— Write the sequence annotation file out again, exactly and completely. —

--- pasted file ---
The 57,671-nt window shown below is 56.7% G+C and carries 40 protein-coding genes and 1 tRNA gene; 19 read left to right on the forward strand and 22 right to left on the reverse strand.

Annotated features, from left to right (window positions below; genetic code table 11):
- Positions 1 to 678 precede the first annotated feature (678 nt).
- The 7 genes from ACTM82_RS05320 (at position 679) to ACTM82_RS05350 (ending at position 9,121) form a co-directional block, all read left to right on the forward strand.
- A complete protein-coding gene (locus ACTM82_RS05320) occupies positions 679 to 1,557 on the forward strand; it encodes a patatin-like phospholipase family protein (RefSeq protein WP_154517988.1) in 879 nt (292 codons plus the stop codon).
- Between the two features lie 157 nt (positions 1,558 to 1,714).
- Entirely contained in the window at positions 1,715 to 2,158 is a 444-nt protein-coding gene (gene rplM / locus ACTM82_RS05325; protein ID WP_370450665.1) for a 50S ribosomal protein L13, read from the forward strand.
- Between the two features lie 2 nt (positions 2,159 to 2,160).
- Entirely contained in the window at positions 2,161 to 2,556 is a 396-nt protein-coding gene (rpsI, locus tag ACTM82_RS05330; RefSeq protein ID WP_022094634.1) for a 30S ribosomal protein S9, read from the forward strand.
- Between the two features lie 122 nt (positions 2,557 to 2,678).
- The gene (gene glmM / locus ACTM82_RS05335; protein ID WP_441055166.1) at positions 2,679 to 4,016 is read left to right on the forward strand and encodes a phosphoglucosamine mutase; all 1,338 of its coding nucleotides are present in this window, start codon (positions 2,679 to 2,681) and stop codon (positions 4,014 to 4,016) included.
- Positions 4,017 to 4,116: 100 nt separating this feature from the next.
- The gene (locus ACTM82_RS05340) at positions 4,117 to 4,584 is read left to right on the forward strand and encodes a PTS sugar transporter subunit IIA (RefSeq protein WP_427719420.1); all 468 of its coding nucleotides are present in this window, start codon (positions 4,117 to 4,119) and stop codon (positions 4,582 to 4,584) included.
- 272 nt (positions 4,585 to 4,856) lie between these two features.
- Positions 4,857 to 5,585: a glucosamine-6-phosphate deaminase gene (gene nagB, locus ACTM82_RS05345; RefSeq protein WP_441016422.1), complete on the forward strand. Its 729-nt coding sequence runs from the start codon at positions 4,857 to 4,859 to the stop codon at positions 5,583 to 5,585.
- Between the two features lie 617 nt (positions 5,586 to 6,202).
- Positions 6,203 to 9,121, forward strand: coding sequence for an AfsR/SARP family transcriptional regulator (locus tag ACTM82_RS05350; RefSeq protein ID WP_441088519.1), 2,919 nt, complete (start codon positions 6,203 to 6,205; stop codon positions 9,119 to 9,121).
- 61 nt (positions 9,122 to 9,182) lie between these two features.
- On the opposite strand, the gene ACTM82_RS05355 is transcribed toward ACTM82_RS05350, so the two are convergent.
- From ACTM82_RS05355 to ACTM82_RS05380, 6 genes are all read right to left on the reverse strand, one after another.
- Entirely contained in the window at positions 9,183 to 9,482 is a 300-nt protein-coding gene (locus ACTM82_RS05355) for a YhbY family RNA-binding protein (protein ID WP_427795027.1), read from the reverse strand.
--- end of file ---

The 57,671-nt window shown below is 56.7% G+C and carries 40 protein-coding genes and 1 tRNA gene; 19 read left to right on the forward strand and 22 right to left on the reverse strand.

Annotated features, from left to right (window positions below; genetic code table 11):
- Positions 1 to 678 precede the first annotated feature (678 nt).
- The 7 genes from ACTM82_RS05320 (at position 679) to ACTM82_RS05350 (ending at position 9,121) form a co-directional block, all read left to right on the forward strand.
- A complete protein-coding gene (locus ACTM82_RS05320) occupies positions 679 to 1,557 on the forward strand; it encodes a patatin-like phospholipase family protein (RefSeq protein WP_154517988.1) in 879 nt (292 codons plus the stop codon).
- Between the two features lie 157 nt (positions 1,558 to 1,714).
- Entirely contained in the window at positions 1,715 to 2,158 is a 444-nt protein-coding gene (gene rplM / locus ACTM82_RS05325; protein ID WP_370450665.1) for a 50S ribosomal protein L13, read from the forward strand.
- Between the two features lie 2 nt (positions 2,159 to 2,160).
- Entirely contained in the window at positions 2,161 to 2,556 is a 396-nt protein-coding gene (rpsI, locus tag ACTM82_RS05330; RefSeq protein ID WP_022094634.1) for a 30S ribosomal protein S9, read from the forward strand.
- Between the two features lie 122 nt (positions 2,557 to 2,678).
- The gene (gene glmM / locus ACTM82_RS05335; protein ID WP_441055166.1) at positions 2,679 to 4,016 is read left to right on the forward strand and encodes a phosphoglucosamine mutase; all 1,338 of its coding nucleotides are present in this window, start codon (positions 2,679 to 2,681) and stop codon (positions 4,014 to 4,016) included.
- Positions 4,017 to 4,116: 100 nt separating this feature from the next.
- The gene (locus ACTM82_RS05340) at positions 4,117 to 4,584 is read left to right on the forward strand and encodes a PTS sugar transporter subunit IIA (RefSeq protein WP_427719420.1); all 468 of its coding nucleotides are present in this window, start codon (positions 4,117 to 4,119) and stop codon (positions 4,582 to 4,584) included.
- 272 nt (positions 4,585 to 4,856) lie between these two features.
- Positions 4,857 to 5,585: a glucosamine-6-phosphate deaminase gene (gene nagB, locus ACTM82_RS05345; RefSeq protein WP_441016422.1), complete on the forward strand. Its 729-nt coding sequence runs from the start codon at positions 4,857 to 4,859 to the stop codon at positions 5,583 to 5,585.
- Between the two features lie 617 nt (positions 5,586 to 6,202).
- Positions 6,203 to 9,121, forward strand: coding sequence for an AfsR/SARP family transcriptional regulator (locus tag ACTM82_RS05350; RefSeq protein ID WP_441088519.1), 2,919 nt, complete (start codon positions 6,203 to 6,205; stop codon positions 9,119 to 9,121).
- 61 nt (positions 9,122 to 9,182) lie between these two features.
- On the opposite strand, the gene ACTM82_RS05355 is transcribed toward ACTM82_RS05350, so the two are convergent.
- From ACTM82_RS05355 to ACTM82_RS05380, 6 genes are all read right to left on the reverse strand, one after another.
- Entirely contained in the window at positions 9,183 to 9,482 is a 300-nt protein-coding gene (locus ACTM82_RS05355) for a YhbY family RNA-binding protein (protein ID WP_427795027.1), read from the reverse strand.